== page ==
In my book, the local treats everyone always prepares count for even more than dishes that originate in the region but that no one really makes.
The suggestion was made for me to use Reddit to crowdsource ideas. I hadn’t used it much before, but I’m glad I started. There’s a certain thrill in knowing you’re actually communicating with the real people who are experts in your topic of interest—in this case, Saskatchewan food.
That sort of square thing with variously coloured marshmallows and I think peanut butter. It’s at all sorts of Saskatchewan events, but I don’t think I’ve ever been told what it’s called. And then if you’re a masochist, there’s that vile “puffed wheat cake”
I went on a quest to hunt down the name of this recipe. I Googled “recipe marshmallows peanut butter saskatchewan” and this was the first result with Saskatchewan in it:
Marie, the author, says this about the recipe:
Anyway, confetti bars. Haven’t had em in a long time, and have noticed that they definitely aren’t the ubiquitous party/ holiday treat here, that they are back home. You can’t go to a Canadian potluck, Christmas dinner, or wedding social without coming across these things! I’m not taking any credit for the recipe itself, as it’s one that you just learn as a kid, and absolutely everyone knows.
And then, in the comments, were more testaments to the Canadian-ness of the treat, including this one from Heather:
Definitely a Canadian thing. Grew up in Saskatchewan, where they were always to be found wherever people brought baking, but it’s been harder than I thought to find a recipe, and the only recipes I’ve found have been on Canadian sites (is it a prairies thing?)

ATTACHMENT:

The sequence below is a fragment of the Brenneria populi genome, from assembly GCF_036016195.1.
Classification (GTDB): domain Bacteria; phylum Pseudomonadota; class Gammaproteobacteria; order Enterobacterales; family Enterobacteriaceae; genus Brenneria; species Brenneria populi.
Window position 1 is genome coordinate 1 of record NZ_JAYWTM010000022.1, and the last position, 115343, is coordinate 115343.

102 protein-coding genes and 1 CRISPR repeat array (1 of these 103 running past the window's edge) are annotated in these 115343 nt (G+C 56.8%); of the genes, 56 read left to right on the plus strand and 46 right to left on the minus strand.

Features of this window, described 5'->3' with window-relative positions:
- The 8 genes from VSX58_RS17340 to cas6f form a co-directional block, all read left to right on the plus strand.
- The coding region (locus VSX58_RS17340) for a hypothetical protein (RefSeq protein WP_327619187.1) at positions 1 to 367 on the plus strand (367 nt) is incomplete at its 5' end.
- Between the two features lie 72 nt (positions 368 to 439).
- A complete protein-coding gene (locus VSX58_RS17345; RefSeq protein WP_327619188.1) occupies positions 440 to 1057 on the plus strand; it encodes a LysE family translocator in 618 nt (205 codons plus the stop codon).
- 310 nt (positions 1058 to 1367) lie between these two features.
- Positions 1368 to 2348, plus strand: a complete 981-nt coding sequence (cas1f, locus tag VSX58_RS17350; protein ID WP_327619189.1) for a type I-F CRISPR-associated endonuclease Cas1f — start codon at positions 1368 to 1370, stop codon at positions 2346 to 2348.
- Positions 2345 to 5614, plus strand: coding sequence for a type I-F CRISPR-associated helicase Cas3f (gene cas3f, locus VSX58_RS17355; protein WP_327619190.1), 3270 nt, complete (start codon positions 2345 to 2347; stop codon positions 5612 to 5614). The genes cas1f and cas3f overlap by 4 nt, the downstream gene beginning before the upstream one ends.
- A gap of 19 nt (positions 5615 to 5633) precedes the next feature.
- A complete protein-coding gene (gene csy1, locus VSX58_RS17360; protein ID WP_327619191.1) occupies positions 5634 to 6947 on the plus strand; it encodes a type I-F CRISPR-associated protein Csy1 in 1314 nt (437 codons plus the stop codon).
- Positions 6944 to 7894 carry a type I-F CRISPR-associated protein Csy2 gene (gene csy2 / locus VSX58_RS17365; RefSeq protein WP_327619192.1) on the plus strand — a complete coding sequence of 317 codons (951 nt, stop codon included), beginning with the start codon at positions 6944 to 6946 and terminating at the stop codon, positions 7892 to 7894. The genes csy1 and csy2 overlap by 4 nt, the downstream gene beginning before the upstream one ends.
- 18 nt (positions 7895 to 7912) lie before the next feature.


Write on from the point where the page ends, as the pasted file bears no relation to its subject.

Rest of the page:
I was sold. I went out to the store in search of colored marshmallows and butterscotch chips.
When I got to the store, I realized that colored marshmallows are not a thing here in Boston, but I am definitely familiar with them. I think they appear in stores, but only around Easter time. I wanted the recipe to look as authentic as possible, though, so I went ahead and bought regular mini marshmallows along with some food coloring.
I’m glad I did. There was something warm and bright about the overall appearance of the bar that only homemade treats have, and when it was finished that made me feel warm and fuzzy. Plus, I am proud of having dyed my own marshmallows.
If you’re dying your own marshmallows, I recommend using a plain old sandwich bag with food coloring and a couple drops of water. Shake them up and leave them for a few minutes in each bag. You’ll need to hand separate them after since they’ll be sticky.
I tried using a French press first, since I’d read that you’re supposed to submerge the marshmallows in water with the coloring for a few minutes. This way left me with slightly smaller marshmallows that were not as bright, but the bag method worked perfectly.
I also began to mix the ingredients with a pastry cutter to find the marshmallows were too delicate for this, so I switched to mixing the ingredients with my hands by kneading it. That protected the marshmallows better. The only thing I forgot to do was to melt the butterscotch chips slightly, which I think would have been a little better by making the consistency even smoother.
And the verdict is: amazing. I’ll definitely be making these as a special treat. They’re light, gooey and fluffy, but just rich enough to feel like you’ve really had something thanks to the peanut butter.